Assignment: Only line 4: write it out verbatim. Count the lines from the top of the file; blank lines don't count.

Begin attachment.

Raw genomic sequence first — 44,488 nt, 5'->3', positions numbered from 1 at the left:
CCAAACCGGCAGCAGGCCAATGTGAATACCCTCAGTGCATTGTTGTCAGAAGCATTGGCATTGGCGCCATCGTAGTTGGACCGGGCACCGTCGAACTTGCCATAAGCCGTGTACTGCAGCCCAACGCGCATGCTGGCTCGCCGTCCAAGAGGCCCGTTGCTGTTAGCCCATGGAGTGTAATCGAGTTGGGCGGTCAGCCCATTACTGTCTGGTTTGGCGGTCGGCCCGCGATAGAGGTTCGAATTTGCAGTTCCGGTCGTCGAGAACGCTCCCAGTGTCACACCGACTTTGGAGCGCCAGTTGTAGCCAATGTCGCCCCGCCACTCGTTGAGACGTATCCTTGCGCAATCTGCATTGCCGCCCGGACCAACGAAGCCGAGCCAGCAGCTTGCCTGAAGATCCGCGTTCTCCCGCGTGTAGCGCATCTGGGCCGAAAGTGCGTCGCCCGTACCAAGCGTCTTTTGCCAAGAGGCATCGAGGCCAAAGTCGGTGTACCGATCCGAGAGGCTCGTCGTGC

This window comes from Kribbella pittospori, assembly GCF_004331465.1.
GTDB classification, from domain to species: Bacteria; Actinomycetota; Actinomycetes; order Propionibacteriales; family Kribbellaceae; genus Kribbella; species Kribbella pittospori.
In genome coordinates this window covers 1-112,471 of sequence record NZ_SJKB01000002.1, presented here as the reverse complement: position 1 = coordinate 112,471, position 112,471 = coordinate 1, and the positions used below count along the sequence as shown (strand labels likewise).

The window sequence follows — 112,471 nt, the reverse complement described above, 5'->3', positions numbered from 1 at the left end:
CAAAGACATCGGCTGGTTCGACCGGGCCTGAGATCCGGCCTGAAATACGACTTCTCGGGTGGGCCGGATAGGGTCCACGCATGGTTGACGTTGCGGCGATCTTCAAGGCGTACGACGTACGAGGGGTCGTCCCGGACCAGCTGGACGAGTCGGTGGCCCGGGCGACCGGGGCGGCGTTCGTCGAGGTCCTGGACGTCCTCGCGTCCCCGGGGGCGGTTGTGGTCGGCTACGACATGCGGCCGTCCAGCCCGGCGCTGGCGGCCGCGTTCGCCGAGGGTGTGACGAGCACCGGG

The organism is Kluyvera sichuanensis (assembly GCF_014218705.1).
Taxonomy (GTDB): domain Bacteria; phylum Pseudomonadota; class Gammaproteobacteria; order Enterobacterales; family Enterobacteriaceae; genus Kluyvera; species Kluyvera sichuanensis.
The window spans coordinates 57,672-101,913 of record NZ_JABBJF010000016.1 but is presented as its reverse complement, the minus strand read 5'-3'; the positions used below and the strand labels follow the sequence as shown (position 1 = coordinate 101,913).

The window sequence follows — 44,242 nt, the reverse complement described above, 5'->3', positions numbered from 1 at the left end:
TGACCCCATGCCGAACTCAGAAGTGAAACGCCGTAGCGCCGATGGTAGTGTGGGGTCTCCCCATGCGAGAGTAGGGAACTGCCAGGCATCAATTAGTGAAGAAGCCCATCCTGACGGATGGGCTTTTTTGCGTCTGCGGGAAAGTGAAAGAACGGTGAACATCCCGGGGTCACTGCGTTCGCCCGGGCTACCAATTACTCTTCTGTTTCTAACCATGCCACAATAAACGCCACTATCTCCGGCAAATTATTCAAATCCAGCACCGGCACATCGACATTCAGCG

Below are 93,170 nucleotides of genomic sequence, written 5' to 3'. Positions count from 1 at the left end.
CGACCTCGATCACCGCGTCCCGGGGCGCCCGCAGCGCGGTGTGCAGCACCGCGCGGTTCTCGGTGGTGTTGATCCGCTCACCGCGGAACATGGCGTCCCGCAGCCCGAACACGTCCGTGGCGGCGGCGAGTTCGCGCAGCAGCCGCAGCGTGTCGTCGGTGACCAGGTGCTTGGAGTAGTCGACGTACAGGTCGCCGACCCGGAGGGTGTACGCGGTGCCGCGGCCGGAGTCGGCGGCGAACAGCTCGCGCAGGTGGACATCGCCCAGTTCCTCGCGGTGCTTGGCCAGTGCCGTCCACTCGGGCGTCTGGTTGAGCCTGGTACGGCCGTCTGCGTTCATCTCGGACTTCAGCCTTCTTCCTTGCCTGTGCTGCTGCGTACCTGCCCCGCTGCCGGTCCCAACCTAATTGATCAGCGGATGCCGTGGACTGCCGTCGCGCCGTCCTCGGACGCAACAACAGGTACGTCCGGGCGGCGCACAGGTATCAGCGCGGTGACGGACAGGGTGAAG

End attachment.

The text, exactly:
GTDB classification, from domain to species: Bacteria; Actinomycetota; Actinomycetes; order Propionibacteriales; family Kribbellaceae; genus Kribbella; species Kribbella pittospori.